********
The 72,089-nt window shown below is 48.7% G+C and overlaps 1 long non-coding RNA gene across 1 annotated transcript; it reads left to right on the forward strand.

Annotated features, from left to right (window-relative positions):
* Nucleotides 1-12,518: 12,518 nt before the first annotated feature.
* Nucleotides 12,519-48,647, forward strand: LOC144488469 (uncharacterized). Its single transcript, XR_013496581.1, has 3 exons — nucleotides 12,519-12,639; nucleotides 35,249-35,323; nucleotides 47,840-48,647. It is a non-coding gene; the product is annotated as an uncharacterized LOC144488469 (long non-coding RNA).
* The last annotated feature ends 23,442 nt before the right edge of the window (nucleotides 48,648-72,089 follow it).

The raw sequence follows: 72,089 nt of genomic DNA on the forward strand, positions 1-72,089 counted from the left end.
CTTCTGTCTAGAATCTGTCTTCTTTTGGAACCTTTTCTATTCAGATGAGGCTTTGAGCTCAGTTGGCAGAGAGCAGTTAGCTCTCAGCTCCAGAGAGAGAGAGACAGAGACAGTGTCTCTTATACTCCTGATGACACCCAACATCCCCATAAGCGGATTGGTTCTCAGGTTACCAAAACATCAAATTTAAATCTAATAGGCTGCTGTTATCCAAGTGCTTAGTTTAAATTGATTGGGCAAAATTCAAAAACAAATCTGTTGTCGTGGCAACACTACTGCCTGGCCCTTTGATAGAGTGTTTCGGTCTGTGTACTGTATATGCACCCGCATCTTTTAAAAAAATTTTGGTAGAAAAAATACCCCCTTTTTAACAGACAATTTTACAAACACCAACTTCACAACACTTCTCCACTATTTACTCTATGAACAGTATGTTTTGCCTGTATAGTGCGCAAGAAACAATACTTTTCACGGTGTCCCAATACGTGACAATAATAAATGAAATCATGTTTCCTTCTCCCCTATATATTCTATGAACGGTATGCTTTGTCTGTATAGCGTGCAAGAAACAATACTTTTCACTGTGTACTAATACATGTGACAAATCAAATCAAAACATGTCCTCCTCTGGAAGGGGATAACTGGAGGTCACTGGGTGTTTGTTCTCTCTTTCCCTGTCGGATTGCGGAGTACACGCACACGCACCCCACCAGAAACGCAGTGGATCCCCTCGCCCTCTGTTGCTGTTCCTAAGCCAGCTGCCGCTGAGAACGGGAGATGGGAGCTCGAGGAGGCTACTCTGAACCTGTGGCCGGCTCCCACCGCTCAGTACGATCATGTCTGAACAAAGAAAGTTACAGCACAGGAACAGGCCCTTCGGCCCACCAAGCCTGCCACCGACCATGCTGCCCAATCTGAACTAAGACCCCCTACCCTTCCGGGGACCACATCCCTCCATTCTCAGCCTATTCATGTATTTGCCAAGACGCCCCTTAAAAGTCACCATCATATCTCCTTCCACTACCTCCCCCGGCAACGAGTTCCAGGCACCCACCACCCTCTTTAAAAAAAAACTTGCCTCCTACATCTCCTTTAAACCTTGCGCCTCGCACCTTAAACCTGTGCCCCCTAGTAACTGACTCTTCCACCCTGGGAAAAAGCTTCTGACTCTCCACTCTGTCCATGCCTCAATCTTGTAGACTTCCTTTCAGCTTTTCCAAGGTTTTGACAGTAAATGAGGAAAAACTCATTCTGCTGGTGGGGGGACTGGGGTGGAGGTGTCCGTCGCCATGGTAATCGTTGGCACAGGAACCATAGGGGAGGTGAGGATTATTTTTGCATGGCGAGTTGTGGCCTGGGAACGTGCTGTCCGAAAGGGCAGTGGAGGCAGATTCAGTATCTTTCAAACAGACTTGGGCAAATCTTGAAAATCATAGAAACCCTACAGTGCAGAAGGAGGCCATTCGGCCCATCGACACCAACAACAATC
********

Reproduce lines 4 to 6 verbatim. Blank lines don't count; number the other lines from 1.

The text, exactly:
* Nucleotides 12,519-48,647, forward strand: LOC144488469 (uncharacterized). Its single transcript, XR_013496581.1, has 3 exons — nucleotides 12,519-12,639; nucleotides 35,249-35,323; nucleotides 47,840-48,647. It is a non-coding gene; the product is annotated as an uncharacterized LOC144488469 (long non-coding RNA).
* The last annotated feature ends 23,442 nt before the right edge of the window (nucleotides 48,648-72,089 follow it).

The raw sequence follows: 72,089 nt of genomic DNA on the forward strand, positions 1-72,089 counted from the left end.